The larynx consists of nine cartilages, of which 3 are unpaired and 3 are coupled:
Unpaired cartilages: The unpaired cartilages are large and constitute:
Matched cartilages: The matched cartilages are small and constitute:
The primary cartilages of the larynx are, cricoid, thyroid and 2 arytenoids.
It acts as a shield to safeguard the larynx from the front and is most notable. It is composed of 2 quadrilateral laminae that meet in front with an angle referred to as thyroid angle, which is acute in males and obtuse in females (such as subpubic angle). The angle measures 90 ° in men and 120 ° in females.
The thyroid angle is notable in males and it is responsi-ble for visibility on the very front of the neck named Adam’s apple.
The posterior surface of the thyroid cartilage in the median plane gives connection (from above downward) to subsequent structures:
- Thyroepiglottic ligament.
- A pair of vestibular ligaments.
- A pair of vocal ligaments.
The posterior border of every lamina is free and extended upwards and downwards as superior and inferior horns/cornu. It gives conjoined insertion to the subsequent 3 muscles:
The outer surface of every lamina presents an oblique line and gives connection to the subsequent 3 muscles; from above downwards and from medial to lateral sides, these are as follows:
- Inferior constrictor (thyropharyngeus part only).
This is a signet-shaped ring of cartilage with a narrow anterior arch and a broad posterior lamina. The cricoid cartilage is situated in the level of C6 vertebra and entirely encircles the lumen of the larynx. It’s regarded as the foundation stone of the larynx. The posterior surface of lamina presents a median ridge and 2 depressed regions on every side of the ridge.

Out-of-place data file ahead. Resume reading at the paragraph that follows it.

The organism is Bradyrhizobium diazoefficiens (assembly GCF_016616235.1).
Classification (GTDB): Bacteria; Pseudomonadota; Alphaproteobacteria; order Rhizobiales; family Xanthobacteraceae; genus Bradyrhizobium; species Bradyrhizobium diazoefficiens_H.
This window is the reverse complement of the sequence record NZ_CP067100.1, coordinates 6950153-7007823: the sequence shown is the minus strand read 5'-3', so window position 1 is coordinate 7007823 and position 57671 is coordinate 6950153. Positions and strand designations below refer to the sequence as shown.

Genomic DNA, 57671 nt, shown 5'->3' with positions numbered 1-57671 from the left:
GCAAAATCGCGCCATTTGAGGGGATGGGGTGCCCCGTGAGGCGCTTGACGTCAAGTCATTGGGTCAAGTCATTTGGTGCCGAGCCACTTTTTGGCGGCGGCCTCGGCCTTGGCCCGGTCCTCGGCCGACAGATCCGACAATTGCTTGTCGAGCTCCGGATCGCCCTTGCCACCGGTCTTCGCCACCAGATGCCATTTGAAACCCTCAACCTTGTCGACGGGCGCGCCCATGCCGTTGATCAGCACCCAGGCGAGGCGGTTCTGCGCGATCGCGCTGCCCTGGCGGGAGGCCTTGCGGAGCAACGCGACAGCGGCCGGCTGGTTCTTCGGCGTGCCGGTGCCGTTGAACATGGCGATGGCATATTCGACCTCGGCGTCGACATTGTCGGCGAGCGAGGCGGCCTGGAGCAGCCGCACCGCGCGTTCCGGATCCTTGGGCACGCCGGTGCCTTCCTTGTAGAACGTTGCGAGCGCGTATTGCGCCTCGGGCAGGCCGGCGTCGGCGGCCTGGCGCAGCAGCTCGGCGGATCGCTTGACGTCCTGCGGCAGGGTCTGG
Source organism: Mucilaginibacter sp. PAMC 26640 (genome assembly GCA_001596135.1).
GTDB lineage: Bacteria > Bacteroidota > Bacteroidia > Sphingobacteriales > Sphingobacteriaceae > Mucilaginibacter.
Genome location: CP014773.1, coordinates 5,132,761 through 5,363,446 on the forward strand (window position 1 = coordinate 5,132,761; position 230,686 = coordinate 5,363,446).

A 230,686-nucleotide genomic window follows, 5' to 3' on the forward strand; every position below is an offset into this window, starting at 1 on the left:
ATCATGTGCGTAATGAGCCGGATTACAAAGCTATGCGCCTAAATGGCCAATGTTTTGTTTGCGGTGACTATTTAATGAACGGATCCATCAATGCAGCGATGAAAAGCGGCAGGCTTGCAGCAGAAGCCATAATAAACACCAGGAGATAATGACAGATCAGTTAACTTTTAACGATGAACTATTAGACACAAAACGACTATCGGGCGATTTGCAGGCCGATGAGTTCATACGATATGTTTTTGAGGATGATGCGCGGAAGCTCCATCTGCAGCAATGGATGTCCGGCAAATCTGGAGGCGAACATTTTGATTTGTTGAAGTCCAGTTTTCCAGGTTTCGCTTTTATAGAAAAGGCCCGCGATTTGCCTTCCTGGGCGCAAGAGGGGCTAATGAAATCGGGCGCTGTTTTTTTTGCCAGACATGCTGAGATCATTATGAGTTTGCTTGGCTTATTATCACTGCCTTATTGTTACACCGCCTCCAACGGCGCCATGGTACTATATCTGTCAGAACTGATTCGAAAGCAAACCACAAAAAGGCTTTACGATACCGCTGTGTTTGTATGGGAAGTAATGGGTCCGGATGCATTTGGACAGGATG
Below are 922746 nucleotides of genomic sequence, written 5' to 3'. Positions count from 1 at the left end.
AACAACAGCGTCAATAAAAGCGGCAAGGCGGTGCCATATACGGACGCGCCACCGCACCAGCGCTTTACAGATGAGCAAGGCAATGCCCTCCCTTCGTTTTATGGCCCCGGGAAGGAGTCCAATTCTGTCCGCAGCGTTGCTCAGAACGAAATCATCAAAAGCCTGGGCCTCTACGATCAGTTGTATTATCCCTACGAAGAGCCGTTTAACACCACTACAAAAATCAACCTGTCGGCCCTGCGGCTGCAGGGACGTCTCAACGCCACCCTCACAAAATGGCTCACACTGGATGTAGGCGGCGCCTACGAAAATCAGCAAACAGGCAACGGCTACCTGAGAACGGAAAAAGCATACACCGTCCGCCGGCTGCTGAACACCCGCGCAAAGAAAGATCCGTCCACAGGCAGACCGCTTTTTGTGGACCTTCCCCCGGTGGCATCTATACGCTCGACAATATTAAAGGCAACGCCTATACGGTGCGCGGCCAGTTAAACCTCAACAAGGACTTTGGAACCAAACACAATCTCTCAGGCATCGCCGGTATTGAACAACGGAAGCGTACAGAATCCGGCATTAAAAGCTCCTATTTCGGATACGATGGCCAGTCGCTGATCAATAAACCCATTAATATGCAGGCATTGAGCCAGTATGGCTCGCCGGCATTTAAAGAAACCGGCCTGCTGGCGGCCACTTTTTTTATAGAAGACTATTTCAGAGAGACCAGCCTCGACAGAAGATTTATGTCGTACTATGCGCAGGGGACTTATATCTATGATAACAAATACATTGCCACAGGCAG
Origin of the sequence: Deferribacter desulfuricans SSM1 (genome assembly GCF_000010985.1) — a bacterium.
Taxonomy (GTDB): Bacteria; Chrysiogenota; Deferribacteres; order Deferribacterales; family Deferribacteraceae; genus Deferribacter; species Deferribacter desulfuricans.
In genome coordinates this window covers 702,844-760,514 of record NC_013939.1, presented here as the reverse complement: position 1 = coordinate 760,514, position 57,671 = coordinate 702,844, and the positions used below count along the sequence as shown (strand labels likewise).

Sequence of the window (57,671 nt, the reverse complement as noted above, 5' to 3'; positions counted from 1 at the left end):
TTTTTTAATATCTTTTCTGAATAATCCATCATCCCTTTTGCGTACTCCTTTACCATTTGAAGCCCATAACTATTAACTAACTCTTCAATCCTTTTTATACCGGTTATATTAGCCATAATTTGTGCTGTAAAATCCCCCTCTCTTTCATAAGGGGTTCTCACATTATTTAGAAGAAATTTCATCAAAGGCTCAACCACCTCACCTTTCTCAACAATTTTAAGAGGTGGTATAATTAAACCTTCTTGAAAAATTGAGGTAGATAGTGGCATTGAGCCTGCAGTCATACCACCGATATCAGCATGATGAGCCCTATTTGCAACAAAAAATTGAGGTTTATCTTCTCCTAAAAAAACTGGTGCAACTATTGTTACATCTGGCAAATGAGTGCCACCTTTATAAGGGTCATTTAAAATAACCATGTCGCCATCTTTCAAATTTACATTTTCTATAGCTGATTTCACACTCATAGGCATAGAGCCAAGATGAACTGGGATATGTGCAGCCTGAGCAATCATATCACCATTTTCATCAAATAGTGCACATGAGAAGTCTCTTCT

It’s leaf like and goes upward behind the hyoid bone and the base of the tongue. Its broad upper end is free and creates the upper boundary of the laryngeal inlet, while the lower end (stalk) is pointed and joined to the posterior outermost layer of the angle of the thyroid by thyroepiglottic ligament.
The anterior surface of epiglottis is joined with the base of the tongue by median and lateral glossoepiglottic folds. The depression on every side of the median fold is referred to as vallecula.
The posterior surface of epiglottis presents a tubercle in its lower part.
The epiglottis is vestigial in human beings but in macrosomatic creatures it’s elongated and goes past the soft palate in the nasopharynx.
- The matched arytenoid cartilages articulate with all the lateral parts of the upper border of cricoid lamina. Every arytenoid cartilage is pyramidal and presents an apex, base, 3 surfaces (posterior, anterolateral and medial) and 2 processes-muscular and vocal.
- The muscular process projects laterally and backwards on the other hand the vocal process is directed forwards.
- The base of arytenoid cartilage is concave and articulates with all the upper border of the lamina of cricoid cartilage. The base is prolonged anteriorly to create the vocal process and laterally to create the muscular process.
- The apex is arch posteromedially and articulates with the corniculate cartilage.
Corniculate Cartilages (of Santorini)
All these are 2 small conical nodules, which say with the apices of the arytenoid cartilages. They’re directed posteromedially and be located in the posterior parts of the aryepiglottic folds.
Cuneiform Cartilages (of Wrisberg)
They’re miniature rod shaped cartilages being located in the posterior parts of the aryepiglottic folds just above the corniculate cartilages.
Types of Laryngeal Cartilages
The thyroid, cricoid and basal parts of arytenoid cartilages are made up of hyaline cartilage and often ossify after 25 years old and can be viewed in radiographs.
The apices of arytenoid cartilages and other cartilages-epiglottis, corniculate and cuneiform are created from elastic cartilage and don’t ossify.